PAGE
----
To answer the question posed in our headline – Well, yes, salad dressing does matter. A lot, it turns out.
Eating the right kind of salad dressing makes the vegetables healthier, according to a Purdue University study published recently in the journal Molecular Nutrition & Food Research.
And – attention fans of Gourmè Mist™ five–calorie flavor and cooking sprays – olive oil lovers are in luck:
Monounsaturated fat-rich dressings promoted the equivalent carotenoid absorption at three grams of fat as it did 20 grams.
What’s it all mean? The team at Gourmè Mist™ thought we’d share the good news while also explaining the study’s results.
Dressing Key to Getting Nutrients from Salads
The vegetables in salads are chock-full of important vitamins and nutrients, but you won’t get much benefit without the right type and amount of salad dressing, the study shows.
In a human trial, researchers fed subjects salads topped off with saturated, monounsaturated and polyunsaturated fat-based dressings.
They then tested the blood of the subjects for absorption of fat-soluble carotenoids – compounds such as lutein, lycopene, beta-carotene and zeaxanthin. Those carotenoids are associated with reduced risk of several chronic and degenerative diseases such as cancer, cardiovascular disease and macular degeneration.
The study found that:
- Monounsaturated fat-rich dressings required the least amount of fat to get the most carotenoid absorption.
- Saturated fat and polyunsaturated fat dressings required higher amounts of fat to get the same benefit.
“If you want to utilize more from your fruits and vegetables, you have to pair them correctly with fat-based dressings,” said Mario Ferruzzi, the study’s lead author and a Purdue associate professor of food science.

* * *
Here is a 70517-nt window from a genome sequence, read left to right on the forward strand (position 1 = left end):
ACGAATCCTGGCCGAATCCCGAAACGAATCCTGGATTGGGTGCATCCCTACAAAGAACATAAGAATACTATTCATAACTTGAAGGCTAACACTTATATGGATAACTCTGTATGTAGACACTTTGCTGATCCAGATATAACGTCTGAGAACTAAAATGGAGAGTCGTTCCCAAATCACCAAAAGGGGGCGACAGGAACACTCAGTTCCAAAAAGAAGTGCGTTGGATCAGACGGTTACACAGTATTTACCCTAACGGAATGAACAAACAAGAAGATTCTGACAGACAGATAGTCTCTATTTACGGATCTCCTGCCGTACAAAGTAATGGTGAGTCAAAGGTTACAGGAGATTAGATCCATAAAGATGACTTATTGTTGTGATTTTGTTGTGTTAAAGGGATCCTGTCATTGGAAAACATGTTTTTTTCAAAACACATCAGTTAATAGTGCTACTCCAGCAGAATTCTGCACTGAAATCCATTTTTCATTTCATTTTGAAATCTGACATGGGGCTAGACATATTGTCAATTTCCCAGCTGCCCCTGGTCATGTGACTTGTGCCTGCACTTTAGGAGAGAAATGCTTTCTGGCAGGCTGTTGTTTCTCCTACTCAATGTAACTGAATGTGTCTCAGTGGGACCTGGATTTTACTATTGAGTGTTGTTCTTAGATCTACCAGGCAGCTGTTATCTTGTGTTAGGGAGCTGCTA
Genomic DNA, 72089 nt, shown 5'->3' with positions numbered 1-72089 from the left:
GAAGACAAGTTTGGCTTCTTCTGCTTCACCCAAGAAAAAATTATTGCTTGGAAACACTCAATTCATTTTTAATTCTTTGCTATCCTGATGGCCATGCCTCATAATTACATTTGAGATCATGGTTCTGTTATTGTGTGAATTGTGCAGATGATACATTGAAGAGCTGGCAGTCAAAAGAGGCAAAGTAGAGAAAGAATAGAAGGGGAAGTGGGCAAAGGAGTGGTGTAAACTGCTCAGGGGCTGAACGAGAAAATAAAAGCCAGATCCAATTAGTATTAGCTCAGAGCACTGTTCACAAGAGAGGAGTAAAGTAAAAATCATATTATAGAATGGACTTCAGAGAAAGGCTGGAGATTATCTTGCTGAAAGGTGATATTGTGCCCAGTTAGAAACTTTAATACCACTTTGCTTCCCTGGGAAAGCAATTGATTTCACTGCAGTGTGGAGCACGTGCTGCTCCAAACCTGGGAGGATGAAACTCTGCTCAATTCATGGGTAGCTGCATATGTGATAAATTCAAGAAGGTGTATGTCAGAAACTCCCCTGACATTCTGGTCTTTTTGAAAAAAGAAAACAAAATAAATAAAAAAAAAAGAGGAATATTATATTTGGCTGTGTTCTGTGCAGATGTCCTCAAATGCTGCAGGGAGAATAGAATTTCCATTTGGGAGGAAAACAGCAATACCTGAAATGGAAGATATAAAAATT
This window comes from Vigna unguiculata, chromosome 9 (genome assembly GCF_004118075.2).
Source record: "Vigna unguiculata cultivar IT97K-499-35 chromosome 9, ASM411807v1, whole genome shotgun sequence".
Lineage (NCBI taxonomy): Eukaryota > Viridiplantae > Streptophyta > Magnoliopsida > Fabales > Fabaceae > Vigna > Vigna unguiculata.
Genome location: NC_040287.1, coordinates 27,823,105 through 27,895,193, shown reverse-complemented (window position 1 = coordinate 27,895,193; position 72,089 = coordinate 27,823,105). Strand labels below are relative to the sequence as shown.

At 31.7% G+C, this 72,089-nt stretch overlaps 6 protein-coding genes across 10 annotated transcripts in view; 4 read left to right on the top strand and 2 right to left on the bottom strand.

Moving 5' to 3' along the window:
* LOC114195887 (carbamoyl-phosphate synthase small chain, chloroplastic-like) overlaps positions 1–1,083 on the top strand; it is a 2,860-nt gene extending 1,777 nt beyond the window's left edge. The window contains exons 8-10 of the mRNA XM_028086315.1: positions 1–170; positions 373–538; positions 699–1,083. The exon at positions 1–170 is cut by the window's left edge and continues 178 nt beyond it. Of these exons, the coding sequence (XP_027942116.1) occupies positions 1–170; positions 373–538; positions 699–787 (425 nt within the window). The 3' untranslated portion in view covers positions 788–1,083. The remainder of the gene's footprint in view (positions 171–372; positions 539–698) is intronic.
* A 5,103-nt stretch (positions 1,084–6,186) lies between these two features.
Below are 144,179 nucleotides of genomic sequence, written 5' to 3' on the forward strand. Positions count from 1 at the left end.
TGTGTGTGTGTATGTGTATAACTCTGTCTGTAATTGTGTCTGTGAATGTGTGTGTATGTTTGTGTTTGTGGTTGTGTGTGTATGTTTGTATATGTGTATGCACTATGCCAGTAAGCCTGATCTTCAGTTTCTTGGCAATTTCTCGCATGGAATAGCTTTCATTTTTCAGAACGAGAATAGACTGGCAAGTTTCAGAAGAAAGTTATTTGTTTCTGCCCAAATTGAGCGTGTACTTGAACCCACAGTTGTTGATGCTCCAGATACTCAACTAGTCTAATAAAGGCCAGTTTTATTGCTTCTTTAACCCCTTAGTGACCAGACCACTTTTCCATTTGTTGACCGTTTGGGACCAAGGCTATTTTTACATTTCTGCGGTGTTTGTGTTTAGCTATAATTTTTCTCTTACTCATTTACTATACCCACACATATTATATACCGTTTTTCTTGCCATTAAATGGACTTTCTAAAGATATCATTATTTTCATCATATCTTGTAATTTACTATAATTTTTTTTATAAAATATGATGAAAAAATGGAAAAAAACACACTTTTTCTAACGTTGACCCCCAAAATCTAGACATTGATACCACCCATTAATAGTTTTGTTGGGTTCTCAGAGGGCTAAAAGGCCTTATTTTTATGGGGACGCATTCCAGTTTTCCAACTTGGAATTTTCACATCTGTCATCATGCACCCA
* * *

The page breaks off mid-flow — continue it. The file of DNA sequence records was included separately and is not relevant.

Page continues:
“If you have a salad with a fat-free dressing, there is a reduction in calories, but you lose some of the benefits of the vegetables.”
“Good” monounsaturated fats are normally found in the “oil” part of oil and vinegar dressings. Olive oil is about 75 percent monounsaturated fat. Canola oil is about 58 percent monounsaturated fat.
In the test, 29 people were fed salads dressed with butter as a saturated fat, olive oil and canola oil as a monounsaturated fats and corn oil as a polyunsaturated fat. Each salad was served with three grams, eight grams or 20 grams of fat from dressing.
The soybean oil rich in polyunsaturated fat was the most dependent on dose. The more fat on the salad, the more carotenoids the subjects absorbed.
The saturated fat butter was also dose-dependent, but to a lesser extent.
Monounsaturated fat-rich dressings, such as canola and olive oil-based dressings, promoted the equivalent carotenoid absorption at three grams of fat as it did 20 grams, suggesting that this lipid source may be a good choice for those craving lower fat options but still wanting to optimize absorption of health-promoting carotenoids from fresh vegetables.
“Even at the lower fat level, you can absorb a significant amount of carotenoids with monounsaturated fat-rich oil,” Ferruzzi said. “Overall, pairing with fat matters. You can absorb significant amounts of carotenoids with saturated or polyunsaturated fats at low levels, but you would see more carotenoid absorption as you increase the amounts of those fats on a salad.”
The U.S. Department of Agriculture funded the research.
We at Gourmè Mist™ recommend supplementing salad dressings with Olive Oil and Balsamic Vinegar Sprays to maintain healthy eating choices while enjoying even more flavor.